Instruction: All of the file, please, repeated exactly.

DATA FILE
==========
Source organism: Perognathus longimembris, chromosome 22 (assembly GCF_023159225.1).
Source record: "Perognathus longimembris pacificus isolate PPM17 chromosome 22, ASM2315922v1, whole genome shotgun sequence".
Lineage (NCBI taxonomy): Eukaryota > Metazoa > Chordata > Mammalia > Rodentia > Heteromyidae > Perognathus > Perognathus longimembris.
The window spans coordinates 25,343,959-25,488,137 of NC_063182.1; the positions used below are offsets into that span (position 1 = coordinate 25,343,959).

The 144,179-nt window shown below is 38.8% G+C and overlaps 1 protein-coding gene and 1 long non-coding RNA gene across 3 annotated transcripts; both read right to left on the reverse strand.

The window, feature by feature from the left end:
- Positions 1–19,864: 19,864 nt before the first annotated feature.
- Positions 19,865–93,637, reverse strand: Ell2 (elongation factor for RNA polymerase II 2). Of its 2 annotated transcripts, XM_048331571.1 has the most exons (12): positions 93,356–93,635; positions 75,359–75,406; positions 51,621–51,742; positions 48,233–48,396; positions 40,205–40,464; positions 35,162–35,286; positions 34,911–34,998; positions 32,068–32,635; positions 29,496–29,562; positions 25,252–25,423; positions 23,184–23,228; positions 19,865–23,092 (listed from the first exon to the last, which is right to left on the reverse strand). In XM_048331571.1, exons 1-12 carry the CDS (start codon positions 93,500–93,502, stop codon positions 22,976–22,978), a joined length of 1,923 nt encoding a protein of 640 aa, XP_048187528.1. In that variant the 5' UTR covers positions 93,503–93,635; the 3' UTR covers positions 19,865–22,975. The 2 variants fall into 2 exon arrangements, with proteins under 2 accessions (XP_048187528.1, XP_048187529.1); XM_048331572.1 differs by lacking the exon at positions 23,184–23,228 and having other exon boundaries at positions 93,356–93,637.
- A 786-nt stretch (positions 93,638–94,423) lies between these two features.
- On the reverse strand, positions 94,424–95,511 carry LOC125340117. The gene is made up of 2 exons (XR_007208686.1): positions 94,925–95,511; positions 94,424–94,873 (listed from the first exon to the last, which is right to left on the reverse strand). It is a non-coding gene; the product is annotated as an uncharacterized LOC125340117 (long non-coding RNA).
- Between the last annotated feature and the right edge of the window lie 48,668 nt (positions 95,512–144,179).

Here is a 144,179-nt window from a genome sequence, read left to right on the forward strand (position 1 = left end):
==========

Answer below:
Source organism: Perognathus longimembris, chromosome 22 (assembly GCF_023159225.1).
Source record: "Perognathus longimembris pacificus isolate PPM17 chromosome 22, ASM2315922v1, whole genome shotgun sequence".
Lineage (NCBI taxonomy): Eukaryota > Metazoa > Chordata > Mammalia > Rodentia > Heteromyidae > Perognathus > Perognathus longimembris.
The window spans coordinates 25,343,959-25,488,137 of NC_063182.1; the positions used below are offsets into that span (position 1 = coordinate 25,343,959).

The 144,179-nt window shown below is 38.8% G+C and overlaps 1 protein-coding gene and 1 long non-coding RNA gene across 3 annotated transcripts; both read right to left on the reverse strand.

The window, feature by feature from the left end:
- Positions 1–19,864: 19,864 nt before the first annotated feature.
- Positions 19,865–93,637, reverse strand: Ell2 (elongation factor for RNA polymerase II 2). Of its 2 annotated transcripts, XM_048331571.1 has the most exons (12): positions 93,356–93,635; positions 75,359–75,406; positions 51,621–51,742; positions 48,233–48,396; positions 40,205–40,464; positions 35,162–35,286; positions 34,911–34,998; positions 32,068–32,635; positions 29,496–29,562; positions 25,252–25,423; positions 23,184–23,228; positions 19,865–23,092 (listed from the first exon to the last, which is right to left on the reverse strand). In XM_048331571.1, exons 1-12 carry the CDS (start codon positions 93,500–93,502, stop codon positions 22,976–22,978), a joined length of 1,923 nt encoding a protein of 640 aa, XP_048187528.1. In that variant the 5' UTR covers positions 93,503–93,635; the 3' UTR covers positions 19,865–22,975. The 2 variants fall into 2 exon arrangements, with proteins under 2 accessions (XP_048187528.1, XP_048187529.1); XM_048331572.1 differs by lacking the exon at positions 23,184–23,228 and having other exon boundaries at positions 93,356–93,637.
- A 786-nt stretch (positions 93,638–94,423) lies between these two features.
- On the reverse strand, positions 94,424–95,511 carry LOC125340117. The gene is made up of 2 exons (XR_007208686.1): positions 94,925–95,511; positions 94,424–94,873 (listed from the first exon to the last, which is right to left on the reverse strand). It is a non-coding gene; the product is annotated as an uncharacterized LOC125340117 (long non-coding RNA).
- Between the last annotated feature and the right edge of the window lie 48,668 nt (positions 95,512–144,179).

Here is a 144,179-nt window from a genome sequence, read left to right on the forward strand (position 1 = left end):